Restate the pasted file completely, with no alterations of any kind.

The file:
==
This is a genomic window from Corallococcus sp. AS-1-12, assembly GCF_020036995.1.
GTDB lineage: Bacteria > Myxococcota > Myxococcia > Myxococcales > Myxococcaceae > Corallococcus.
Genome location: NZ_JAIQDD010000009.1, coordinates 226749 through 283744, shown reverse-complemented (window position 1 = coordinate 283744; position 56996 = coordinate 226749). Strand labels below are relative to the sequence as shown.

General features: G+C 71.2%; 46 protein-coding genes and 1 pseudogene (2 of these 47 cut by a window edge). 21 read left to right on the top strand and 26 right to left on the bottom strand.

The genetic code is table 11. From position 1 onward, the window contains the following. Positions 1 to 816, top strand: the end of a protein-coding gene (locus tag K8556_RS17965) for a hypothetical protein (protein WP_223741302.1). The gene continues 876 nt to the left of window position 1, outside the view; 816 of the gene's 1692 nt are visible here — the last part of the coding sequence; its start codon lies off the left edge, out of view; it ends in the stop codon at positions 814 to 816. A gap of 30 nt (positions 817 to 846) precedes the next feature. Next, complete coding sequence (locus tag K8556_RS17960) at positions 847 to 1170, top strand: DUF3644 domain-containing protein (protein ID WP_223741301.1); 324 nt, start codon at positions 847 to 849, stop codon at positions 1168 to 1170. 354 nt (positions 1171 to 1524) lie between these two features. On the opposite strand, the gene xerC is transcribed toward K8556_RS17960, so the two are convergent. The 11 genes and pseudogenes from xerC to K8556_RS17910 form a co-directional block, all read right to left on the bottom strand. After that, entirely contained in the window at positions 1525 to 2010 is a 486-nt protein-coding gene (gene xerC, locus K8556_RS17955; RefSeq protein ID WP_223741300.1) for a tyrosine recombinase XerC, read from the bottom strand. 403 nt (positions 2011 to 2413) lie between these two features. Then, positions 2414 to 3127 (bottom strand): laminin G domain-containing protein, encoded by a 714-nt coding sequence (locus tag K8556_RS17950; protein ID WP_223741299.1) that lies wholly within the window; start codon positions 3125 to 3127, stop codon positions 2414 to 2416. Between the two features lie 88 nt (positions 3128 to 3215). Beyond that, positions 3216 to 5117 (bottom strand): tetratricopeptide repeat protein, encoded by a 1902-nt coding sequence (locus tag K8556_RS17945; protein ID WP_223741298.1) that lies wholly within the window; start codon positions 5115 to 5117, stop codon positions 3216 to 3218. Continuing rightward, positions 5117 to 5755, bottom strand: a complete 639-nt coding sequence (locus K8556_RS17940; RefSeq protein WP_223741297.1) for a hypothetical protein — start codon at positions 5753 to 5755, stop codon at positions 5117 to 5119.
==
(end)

This is a genomic window from Corallococcus sp. AS-1-12, assembly GCF_020036995.1.
GTDB lineage: Bacteria > Myxococcota > Myxococcia > Myxococcales > Myxococcaceae > Corallococcus.
Genome location: NZ_JAIQDD010000009.1, coordinates 226749 through 283744, shown reverse-complemented (window position 1 = coordinate 283744; position 56996 = coordinate 226749). Strand labels below are relative to the sequence as shown.

General features: G+C 71.2%; 46 protein-coding genes and 1 pseudogene (2 of these 47 cut by a window edge). 21 read left to right on the top strand and 26 right to left on the bottom strand.

The genetic code is table 11. From position 1 onward, the window contains the following. Positions 1 to 816, top strand: the end of a protein-coding gene (locus tag K8556_RS17965) for a hypothetical protein (protein WP_223741302.1). The gene continues 876 nt to the left of window position 1, outside the view; 816 of the gene's 1692 nt are visible here — the last part of the coding sequence; its start codon lies off the left edge, out of view; it ends in the stop codon at positions 814 to 816. A gap of 30 nt (positions 817 to 846) precedes the next feature. Next, complete coding sequence (locus tag K8556_RS17960) at positions 847 to 1170, top strand: DUF3644 domain-containing protein (protein ID WP_223741301.1); 324 nt, start codon at positions 847 to 849, stop codon at positions 1168 to 1170. 354 nt (positions 1171 to 1524) lie between these two features. On the opposite strand, the gene xerC is transcribed toward K8556_RS17960, so the two are convergent. The 11 genes and pseudogenes from xerC to K8556_RS17910 form a co-directional block, all read right to left on the bottom strand. After that, entirely contained in the window at positions 1525 to 2010 is a 486-nt protein-coding gene (gene xerC, locus K8556_RS17955; RefSeq protein ID WP_223741300.1) for a tyrosine recombinase XerC, read from the bottom strand. 403 nt (positions 2011 to 2413) lie between these two features. Then, positions 2414 to 3127 (bottom strand): laminin G domain-containing protein, encoded by a 714-nt coding sequence (locus tag K8556_RS17950; protein ID WP_223741299.1) that lies wholly within the window; start codon positions 3125 to 3127, stop codon positions 2414 to 2416. Between the two features lie 88 nt (positions 3128 to 3215). Beyond that, positions 3216 to 5117 (bottom strand): tetratricopeptide repeat protein, encoded by a 1902-nt coding sequence (locus tag K8556_RS17945; protein ID WP_223741298.1) that lies wholly within the window; start codon positions 5115 to 5117, stop codon positions 3216 to 3218. Continuing rightward, positions 5117 to 5755, bottom strand: a complete 639-nt coding sequence (locus K8556_RS17940; RefSeq protein WP_223741297.1) for a hypothetical protein — start codon at positions 5753 to 5755, stop codon at positions 5117 to 5119.